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John Thune, R-SD
Mr. THUNE. I think the reason we are here today is that the Ensign and Gregg amendments strike at the very crux and the very core and the very heart of what this is all about. The Democratic majority was unwilling to take on the trial lawyers, unwilling to do things that actually bend the cost curve down, such as capping contingency fees, and so now we are faced with voting on the Ensign amendment, which would do that, but we are also voting on the Gregg amendment because they weren't willing
to put actual measures in this bill that would bend the cost curve down. What they have had to resort to is cutting Medicare to pay for it. A $2.5 trillion expansion of the Federal Government has to be financed somehow, because there aren't any real cost-saving measures in here.
I point out to my colleagues that in spite of all that, this is where we are. The Congressional Budget Office says that even with the all of the Medicare cuts and all the tax increases that are in here, we actually still increase spending in this country on health care. The cost curve goes up. The blue line on this chart represents the existing cost curve if nothing is done. If we did nothing today, that is what would happen. That is the blue line. The red line represents what happens under this
bill. We actually raise the cost [Page: S12535]
curve even more. Costs for health care in this country under this legislation go up $160 billion.
How does that affect the individual family? I want to show you exactly what this means in terms that I think most Americans can understand. This is the example of a family of four who today is paying $13,000, a little over $13,000 for their health insurance. Under this bill, their life doesn't get any better. In the year 2016, they are going to be paying over $20,000 a year in health insurance. So what happens is they have locked in the status quo. And that
status quo is year over year increases, double the rate of inflation, all because they were unwilling to put measures in this bill that actually do control costs.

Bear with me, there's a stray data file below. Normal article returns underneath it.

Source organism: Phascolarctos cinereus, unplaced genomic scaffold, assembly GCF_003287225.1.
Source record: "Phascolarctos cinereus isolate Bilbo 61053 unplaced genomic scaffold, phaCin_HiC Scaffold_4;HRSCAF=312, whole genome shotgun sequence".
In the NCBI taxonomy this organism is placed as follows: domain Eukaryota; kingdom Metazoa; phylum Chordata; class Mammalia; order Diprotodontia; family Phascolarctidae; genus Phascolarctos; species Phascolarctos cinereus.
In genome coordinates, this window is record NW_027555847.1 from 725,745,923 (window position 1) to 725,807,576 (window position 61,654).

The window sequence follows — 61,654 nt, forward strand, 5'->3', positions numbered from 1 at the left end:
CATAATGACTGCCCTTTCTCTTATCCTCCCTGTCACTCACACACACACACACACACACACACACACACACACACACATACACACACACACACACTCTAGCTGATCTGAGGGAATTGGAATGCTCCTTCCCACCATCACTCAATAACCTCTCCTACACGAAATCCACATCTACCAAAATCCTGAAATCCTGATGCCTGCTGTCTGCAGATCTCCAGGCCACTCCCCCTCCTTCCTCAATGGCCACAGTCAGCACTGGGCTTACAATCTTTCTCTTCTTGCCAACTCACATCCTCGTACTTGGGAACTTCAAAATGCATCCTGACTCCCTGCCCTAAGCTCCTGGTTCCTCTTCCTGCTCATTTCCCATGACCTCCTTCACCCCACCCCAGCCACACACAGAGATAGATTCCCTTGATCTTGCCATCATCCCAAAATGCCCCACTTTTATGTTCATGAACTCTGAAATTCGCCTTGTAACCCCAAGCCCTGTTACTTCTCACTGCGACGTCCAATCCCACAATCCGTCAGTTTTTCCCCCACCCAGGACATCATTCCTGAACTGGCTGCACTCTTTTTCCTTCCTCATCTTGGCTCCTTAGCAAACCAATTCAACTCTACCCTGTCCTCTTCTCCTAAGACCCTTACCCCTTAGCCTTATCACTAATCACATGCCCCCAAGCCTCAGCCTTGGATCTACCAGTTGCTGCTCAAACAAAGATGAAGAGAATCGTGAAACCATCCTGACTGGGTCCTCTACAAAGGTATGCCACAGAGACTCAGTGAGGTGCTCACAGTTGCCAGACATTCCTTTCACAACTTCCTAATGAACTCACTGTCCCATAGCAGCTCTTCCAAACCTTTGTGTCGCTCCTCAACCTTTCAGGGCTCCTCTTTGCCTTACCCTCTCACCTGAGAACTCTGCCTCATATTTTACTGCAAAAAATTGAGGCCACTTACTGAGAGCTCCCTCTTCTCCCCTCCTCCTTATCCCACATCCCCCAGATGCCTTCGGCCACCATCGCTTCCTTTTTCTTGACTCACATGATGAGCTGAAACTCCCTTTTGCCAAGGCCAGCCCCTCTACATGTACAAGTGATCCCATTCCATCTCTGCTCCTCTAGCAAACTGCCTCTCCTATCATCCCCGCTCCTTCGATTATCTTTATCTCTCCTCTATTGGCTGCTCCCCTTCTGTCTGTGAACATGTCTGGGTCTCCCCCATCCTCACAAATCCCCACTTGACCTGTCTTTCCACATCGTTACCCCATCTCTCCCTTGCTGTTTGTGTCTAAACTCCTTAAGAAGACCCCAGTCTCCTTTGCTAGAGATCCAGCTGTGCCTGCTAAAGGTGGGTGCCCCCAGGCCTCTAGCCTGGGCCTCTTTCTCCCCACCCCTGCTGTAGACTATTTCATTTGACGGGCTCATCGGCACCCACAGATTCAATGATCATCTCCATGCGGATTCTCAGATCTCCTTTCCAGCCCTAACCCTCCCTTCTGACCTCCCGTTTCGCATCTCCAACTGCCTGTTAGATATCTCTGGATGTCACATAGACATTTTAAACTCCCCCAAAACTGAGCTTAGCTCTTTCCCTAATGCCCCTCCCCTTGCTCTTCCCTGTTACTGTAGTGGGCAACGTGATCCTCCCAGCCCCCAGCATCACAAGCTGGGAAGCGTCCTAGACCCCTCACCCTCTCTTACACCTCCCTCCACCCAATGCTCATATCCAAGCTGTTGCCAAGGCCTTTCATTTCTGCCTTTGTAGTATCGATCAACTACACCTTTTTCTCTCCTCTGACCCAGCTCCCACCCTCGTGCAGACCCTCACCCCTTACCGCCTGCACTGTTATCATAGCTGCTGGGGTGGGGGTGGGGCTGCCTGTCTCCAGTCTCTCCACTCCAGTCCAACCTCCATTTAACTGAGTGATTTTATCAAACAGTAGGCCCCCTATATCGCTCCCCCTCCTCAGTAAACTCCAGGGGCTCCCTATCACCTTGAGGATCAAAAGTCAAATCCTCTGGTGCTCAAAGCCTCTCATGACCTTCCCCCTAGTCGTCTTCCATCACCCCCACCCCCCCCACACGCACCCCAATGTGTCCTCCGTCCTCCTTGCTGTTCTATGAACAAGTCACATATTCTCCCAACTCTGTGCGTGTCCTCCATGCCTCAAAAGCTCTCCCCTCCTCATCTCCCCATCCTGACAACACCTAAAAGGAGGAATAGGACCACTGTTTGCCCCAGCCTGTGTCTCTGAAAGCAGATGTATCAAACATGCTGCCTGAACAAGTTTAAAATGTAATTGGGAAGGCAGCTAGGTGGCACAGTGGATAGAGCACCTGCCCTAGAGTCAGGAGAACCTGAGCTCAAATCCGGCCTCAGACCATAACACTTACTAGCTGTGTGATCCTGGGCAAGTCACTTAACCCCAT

If we did something along the lines of the Ensign amendment, that actually would get these contingency fees under control. We all have seen the statistics. The CBO has said that would bend the cost curve down.
We have all talked to physicians in our own States. I talked last week to a physician from my State who, unsolicited, said that 50 percent of the tests he does are to avoid being sued. Fifty percent of the tests he conducts are due to defensive medicine. That drives the cost of health care up for everybody. That is why the Ensign amendment is so important.
Unfortunately, why we have to vote on the Gregg amendment is because the Gregg amendment forces the Democrats to put their money where their mouth is and to see if they mean what they say--that they want all these savings in Medicare to go into Medicare. We all know that is not true. To pay for a $2.5 trillion expansion of the Federal Government and create an entirely new entitlement, you have to take the cuts from Medicare and put them into this new entitlement program.
So we are voting on a couple of amendments today that will ensure seniors in this country are not going to be faced with cuts to their benefits--home health care, nursing homes, hospitals, all those that receive cuts in this bill--and actually try to substitute something in there that would get costs under control, and would--according to the CBO--drive the cost curve down; would do something about this year over year double the rate of inflation that the average American family is seeing.
This is what the CBO said would happen to the average American family of four if this bill passes. Today they are paying $13,000 a year--a family of four--and in the year 2016, they will be paying $20,000 a year. Tell me, how is that reform? How can anybody go to an average American family with a straight face and say they are reforming health care when all they are doing is locking in permanently year-over-year increases that are double the rate of inflation, and in some cases even going up
beyond that if you have to buy your insurance in the individual market?
I am glad the Senator from Nevada has offered this amendment. I am anxious to see how the other side votes on the amendment the Senator from New Hampshire has offered which would guarantee these Medicare savings would go back into Medicare and not be used to pay for a new government entitlement program at a cost of $2.5 trillion to the American taxpayer.